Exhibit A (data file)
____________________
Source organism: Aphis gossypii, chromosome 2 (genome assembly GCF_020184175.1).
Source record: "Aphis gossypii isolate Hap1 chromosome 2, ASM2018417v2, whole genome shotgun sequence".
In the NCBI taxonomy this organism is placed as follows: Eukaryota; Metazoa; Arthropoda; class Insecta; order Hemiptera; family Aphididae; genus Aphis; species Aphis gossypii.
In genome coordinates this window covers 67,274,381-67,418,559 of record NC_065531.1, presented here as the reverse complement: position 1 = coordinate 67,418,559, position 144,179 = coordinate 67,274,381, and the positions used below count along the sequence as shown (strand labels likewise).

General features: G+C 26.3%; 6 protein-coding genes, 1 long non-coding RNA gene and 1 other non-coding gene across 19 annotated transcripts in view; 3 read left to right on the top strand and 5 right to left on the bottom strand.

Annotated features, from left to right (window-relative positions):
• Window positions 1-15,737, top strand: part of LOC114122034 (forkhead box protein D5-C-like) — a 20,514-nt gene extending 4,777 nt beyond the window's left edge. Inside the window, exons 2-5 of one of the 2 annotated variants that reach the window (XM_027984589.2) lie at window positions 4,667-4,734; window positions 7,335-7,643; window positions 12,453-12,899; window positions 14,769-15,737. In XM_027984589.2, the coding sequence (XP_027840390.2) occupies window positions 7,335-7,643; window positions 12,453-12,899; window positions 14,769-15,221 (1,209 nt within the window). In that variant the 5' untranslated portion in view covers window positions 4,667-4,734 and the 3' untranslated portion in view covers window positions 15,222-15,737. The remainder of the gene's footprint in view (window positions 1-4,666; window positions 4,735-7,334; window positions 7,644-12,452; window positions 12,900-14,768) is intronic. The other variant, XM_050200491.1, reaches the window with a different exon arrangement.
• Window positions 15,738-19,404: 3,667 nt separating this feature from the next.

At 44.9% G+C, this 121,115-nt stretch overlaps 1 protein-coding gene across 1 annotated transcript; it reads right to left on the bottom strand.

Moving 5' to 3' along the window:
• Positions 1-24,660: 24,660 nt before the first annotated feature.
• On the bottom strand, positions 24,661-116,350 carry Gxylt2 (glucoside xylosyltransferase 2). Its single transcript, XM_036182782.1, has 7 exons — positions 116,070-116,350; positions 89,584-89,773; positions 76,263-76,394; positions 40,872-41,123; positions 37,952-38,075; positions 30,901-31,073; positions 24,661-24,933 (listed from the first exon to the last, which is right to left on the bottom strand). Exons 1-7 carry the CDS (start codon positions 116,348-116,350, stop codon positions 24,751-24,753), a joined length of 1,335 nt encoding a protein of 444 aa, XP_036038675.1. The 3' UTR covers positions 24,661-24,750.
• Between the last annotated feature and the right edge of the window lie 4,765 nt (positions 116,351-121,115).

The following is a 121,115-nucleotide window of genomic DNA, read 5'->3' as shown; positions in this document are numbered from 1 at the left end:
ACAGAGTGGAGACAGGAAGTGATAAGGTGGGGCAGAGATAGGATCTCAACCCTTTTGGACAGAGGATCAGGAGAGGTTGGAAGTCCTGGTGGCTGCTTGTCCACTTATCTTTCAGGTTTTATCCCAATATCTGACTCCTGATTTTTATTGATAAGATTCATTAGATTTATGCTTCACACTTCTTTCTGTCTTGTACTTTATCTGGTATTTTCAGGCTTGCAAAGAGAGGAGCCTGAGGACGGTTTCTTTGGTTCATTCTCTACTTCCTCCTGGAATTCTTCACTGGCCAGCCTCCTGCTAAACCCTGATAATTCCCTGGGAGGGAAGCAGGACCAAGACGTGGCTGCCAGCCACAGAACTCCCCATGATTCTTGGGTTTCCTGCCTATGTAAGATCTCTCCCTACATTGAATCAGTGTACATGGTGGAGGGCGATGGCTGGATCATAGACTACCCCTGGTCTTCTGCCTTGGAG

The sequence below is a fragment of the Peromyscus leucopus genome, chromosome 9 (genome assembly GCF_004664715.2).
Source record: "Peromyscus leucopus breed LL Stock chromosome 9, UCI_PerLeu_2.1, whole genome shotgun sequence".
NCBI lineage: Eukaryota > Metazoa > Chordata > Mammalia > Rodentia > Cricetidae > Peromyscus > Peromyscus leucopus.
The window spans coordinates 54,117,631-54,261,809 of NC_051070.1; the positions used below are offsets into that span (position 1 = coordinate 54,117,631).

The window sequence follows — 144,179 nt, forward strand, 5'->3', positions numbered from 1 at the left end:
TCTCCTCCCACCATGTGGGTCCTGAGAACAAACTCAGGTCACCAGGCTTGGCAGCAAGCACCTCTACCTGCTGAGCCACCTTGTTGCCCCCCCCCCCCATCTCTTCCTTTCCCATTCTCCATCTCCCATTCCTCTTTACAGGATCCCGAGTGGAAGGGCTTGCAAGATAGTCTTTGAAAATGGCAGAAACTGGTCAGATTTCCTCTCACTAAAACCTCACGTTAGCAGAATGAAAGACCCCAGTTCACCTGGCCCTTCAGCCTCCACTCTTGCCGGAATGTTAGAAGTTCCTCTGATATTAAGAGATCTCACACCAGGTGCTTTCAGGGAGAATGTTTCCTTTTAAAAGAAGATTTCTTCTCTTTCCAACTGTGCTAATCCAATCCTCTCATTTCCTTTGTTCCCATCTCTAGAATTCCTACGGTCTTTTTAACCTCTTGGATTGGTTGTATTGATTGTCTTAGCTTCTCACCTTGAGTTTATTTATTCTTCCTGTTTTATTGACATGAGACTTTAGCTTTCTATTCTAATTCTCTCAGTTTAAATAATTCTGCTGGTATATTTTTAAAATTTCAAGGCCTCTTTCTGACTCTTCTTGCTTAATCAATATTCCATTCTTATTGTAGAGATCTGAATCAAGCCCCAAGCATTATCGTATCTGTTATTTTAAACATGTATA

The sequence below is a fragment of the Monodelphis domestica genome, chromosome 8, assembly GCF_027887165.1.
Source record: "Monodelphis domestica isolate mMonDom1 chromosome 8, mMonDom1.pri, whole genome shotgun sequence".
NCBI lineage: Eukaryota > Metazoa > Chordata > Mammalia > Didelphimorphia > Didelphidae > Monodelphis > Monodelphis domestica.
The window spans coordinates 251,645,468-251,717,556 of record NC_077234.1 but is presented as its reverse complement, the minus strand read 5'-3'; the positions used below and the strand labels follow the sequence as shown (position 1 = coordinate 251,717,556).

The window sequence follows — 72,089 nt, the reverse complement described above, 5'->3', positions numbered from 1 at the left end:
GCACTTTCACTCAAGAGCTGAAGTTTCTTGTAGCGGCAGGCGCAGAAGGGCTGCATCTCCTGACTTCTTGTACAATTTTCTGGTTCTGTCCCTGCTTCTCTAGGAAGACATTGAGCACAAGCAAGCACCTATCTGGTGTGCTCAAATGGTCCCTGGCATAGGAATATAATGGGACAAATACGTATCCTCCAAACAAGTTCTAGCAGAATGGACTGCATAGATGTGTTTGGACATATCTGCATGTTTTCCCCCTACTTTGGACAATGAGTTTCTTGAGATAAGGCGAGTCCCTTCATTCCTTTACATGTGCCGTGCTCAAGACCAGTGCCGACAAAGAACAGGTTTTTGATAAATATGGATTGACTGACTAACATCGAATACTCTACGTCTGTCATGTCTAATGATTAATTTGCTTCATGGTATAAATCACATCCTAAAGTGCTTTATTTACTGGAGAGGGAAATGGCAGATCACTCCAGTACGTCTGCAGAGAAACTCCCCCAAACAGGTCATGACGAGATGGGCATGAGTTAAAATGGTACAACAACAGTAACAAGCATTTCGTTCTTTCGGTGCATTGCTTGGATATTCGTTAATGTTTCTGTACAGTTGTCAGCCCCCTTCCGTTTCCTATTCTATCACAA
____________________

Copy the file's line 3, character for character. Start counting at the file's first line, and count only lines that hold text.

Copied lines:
In the NCBI taxonomy this organism is placed as follows: Eukaryota; Metazoa; Arthropoda; class Insecta; order Hemiptera; family Aphididae; genus Aphis; species Aphis gossypii.